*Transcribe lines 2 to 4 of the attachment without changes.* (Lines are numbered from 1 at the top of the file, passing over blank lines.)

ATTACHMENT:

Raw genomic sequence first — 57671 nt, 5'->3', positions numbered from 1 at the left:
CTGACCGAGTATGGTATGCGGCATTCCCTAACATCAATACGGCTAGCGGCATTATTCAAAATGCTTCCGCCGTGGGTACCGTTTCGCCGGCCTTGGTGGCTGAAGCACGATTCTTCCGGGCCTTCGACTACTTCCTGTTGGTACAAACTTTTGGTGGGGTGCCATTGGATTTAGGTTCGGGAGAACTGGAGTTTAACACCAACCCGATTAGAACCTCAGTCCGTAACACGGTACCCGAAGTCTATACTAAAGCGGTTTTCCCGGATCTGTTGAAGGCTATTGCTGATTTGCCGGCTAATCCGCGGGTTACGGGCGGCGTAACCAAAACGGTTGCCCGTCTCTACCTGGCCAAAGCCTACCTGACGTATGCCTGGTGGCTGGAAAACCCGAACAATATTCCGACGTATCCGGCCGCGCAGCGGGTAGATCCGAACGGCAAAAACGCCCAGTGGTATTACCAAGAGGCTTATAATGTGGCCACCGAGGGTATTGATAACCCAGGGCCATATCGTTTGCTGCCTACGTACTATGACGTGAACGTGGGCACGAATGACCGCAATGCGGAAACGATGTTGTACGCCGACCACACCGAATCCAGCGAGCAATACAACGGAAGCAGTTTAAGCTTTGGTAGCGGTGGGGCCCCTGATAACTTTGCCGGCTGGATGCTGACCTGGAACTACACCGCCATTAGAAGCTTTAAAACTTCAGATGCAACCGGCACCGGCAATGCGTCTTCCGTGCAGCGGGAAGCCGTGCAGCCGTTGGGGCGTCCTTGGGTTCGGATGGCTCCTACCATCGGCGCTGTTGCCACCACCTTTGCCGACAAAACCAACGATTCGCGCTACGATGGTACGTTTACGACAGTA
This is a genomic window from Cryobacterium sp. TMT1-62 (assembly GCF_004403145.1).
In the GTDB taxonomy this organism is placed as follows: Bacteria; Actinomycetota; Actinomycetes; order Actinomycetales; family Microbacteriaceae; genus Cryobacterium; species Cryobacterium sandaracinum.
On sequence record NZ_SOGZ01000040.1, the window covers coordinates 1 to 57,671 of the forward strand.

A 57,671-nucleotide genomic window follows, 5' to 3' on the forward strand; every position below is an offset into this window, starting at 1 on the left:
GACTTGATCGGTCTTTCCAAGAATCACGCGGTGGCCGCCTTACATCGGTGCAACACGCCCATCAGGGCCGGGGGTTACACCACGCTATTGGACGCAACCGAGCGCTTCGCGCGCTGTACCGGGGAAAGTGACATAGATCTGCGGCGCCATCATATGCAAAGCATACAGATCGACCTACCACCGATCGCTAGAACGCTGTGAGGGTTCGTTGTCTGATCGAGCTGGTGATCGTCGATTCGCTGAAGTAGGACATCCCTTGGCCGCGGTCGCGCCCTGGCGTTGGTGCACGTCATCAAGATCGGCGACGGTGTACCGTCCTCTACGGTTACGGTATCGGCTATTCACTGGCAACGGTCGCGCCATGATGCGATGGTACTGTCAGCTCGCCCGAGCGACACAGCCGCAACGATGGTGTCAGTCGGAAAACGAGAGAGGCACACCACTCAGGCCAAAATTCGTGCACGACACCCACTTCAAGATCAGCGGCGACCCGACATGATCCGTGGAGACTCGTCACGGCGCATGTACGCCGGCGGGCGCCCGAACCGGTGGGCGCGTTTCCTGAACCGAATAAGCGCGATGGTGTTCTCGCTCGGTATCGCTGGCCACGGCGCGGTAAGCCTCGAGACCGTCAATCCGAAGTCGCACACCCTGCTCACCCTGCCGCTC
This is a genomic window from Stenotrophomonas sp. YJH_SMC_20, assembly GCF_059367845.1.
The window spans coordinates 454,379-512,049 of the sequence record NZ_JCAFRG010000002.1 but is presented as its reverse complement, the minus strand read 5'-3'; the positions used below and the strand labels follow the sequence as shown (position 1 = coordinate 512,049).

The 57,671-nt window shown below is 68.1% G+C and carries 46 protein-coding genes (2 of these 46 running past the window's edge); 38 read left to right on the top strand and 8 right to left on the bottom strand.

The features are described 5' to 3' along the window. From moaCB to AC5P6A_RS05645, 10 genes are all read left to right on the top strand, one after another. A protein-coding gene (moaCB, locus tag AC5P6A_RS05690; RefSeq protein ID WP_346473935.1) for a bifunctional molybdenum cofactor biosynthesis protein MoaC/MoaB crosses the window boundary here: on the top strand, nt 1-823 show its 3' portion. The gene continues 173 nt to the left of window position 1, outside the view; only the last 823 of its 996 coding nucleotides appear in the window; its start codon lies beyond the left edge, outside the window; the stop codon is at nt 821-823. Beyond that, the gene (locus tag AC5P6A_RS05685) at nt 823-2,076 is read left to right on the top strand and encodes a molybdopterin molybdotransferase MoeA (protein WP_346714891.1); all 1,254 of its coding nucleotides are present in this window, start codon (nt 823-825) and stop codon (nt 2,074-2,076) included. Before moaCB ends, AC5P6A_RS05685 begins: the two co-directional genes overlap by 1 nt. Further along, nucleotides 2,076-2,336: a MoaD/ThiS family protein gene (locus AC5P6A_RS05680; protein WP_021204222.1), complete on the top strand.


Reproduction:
CTGACCGAGTATGGTATGCGGCATTCCCTAACATCAATACGGCTAGCGGCATTATTCAAAATGCTTCCGCCGTGGGTACCGTTTCGCCGGCCTTGGTGGCTGAAGCACGATTCTTCCGGGCCTTCGACTACTTCCTGTTGGTACAAACTTTTGGTGGGGTGCCATTGGATTTAGGTTCGGGAGAACTGGAGTTTAACACCAACCCGATTAGAACCTCAGTCCGTAACACGGTACCCGAAGTCTATACTAAAGCGGTTTTCCCGGATCTGTTGAAGGCTATTGCTGATTTGCCGGCTAATCCGCGGGTTACGGGCGGCGTAACCAAAACGGTTGCCCGTCTCTACCTGGCCAAAGCCTACCTGACGTATGCCTGGTGGCTGGAAAACCCGAACAATATTCCGACGTATCCGGCCGCGCAGCGGGTAGATCCGAACGGCAAAAACGCCCAGTGGTATTACCAAGAGGCTTATAATGTGGCCACCGAGGGTATTGATAACCCAGGGCCATATCGTTTGCTGCCTACGTACTATGACGTGAACGTGGGCACGAATGACCGCAATGCGGAAACGATGTTGTACGCCGACCACACCGAATCCAGCGAGCAATACAACGGAAGCAGTTTAAGCTTTGGTAGCGGTGGGGCCCCTGATAACTTTGCCGGCTGGATGCTGACCTGGAACTACACCGCCATTAGAAGCTTTAAAACTTCAGATGCAACCGGCACCGGCAATGCGTCTTCCGTGCAGCGGGAAGCCGTGCAGCCGTTGGGGCGTCCTTGGGTTCGGATGGCTCCTACCATCGGCGCTGTTGCCACCACCTTTGCCGACAAAACCAACGATTCGCGCTACGATGGTACGTTTACGACAGTA
This is a genomic window from Cryobacterium sp. TMT1-62 (assembly GCF_004403145.1).
In the GTDB taxonomy this organism is placed as follows: Bacteria; Actinomycetota; Actinomycetes; order Actinomycetales; family Microbacteriaceae; genus Cryobacterium; species Cryobacterium sandaracinum.